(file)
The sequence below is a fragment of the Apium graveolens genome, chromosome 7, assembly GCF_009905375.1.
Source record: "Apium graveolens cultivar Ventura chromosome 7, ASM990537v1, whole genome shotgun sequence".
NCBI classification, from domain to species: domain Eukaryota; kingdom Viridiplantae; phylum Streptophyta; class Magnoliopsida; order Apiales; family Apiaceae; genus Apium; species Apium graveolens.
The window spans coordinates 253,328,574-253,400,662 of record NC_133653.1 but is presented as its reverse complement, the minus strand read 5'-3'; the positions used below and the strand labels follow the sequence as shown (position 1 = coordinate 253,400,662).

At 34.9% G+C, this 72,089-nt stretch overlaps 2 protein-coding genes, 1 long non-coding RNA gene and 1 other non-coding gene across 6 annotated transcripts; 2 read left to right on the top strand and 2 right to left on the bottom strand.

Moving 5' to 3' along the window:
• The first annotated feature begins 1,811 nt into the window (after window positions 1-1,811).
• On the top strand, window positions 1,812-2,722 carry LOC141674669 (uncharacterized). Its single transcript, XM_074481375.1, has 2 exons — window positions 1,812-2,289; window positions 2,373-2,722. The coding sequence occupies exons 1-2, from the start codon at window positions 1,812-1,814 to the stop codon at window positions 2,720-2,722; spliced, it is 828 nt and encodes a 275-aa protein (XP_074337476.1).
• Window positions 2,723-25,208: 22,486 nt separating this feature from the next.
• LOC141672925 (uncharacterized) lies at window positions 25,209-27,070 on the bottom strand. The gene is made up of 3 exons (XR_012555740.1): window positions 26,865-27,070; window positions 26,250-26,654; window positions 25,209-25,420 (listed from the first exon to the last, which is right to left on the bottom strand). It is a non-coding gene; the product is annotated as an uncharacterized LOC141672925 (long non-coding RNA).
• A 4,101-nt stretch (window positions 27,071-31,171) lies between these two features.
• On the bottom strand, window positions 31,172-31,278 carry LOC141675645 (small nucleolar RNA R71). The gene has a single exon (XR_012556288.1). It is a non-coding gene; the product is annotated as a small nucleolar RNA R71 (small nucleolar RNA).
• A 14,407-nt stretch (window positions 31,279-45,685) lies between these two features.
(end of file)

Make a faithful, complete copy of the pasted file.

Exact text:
The sequence below is a fragment of the Apium graveolens genome, chromosome 7, assembly GCF_009905375.1.
Source record: "Apium graveolens cultivar Ventura chromosome 7, ASM990537v1, whole genome shotgun sequence".
NCBI classification, from domain to species: domain Eukaryota; kingdom Viridiplantae; phylum Streptophyta; class Magnoliopsida; order Apiales; family Apiaceae; genus Apium; species Apium graveolens.
The window spans coordinates 253,328,574-253,400,662 of record NC_133653.1 but is presented as its reverse complement, the minus strand read 5'-3'; the positions used below and the strand labels follow the sequence as shown (position 1 = coordinate 253,400,662).

At 34.9% G+C, this 72,089-nt stretch overlaps 2 protein-coding genes, 1 long non-coding RNA gene and 1 other non-coding gene across 6 annotated transcripts; 2 read left to right on the top strand and 2 right to left on the bottom strand.

Moving 5' to 3' along the window:
• The first annotated feature begins 1,811 nt into the window (after window positions 1-1,811).
• On the top strand, window positions 1,812-2,722 carry LOC141674669 (uncharacterized). Its single transcript, XM_074481375.1, has 2 exons — window positions 1,812-2,289; window positions 2,373-2,722. The coding sequence occupies exons 1-2, from the start codon at window positions 1,812-1,814 to the stop codon at window positions 2,720-2,722; spliced, it is 828 nt and encodes a 275-aa protein (XP_074337476.1).
• Window positions 2,723-25,208: 22,486 nt separating this feature from the next.
• LOC141672925 (uncharacterized) lies at window positions 25,209-27,070 on the bottom strand. The gene is made up of 3 exons (XR_012555740.1): window positions 26,865-27,070; window positions 26,250-26,654; window positions 25,209-25,420 (listed from the first exon to the last, which is right to left on the bottom strand). It is a non-coding gene; the product is annotated as an uncharacterized LOC141672925 (long non-coding RNA).
• A 4,101-nt stretch (window positions 27,071-31,171) lies between these two features.
• On the bottom strand, window positions 31,172-31,278 carry LOC141675645 (small nucleolar RNA R71). The gene has a single exon (XR_012556288.1). It is a non-coding gene; the product is annotated as a small nucleolar RNA R71 (small nucleolar RNA).
• A 14,407-nt stretch (window positions 31,279-45,685) lies between these two features.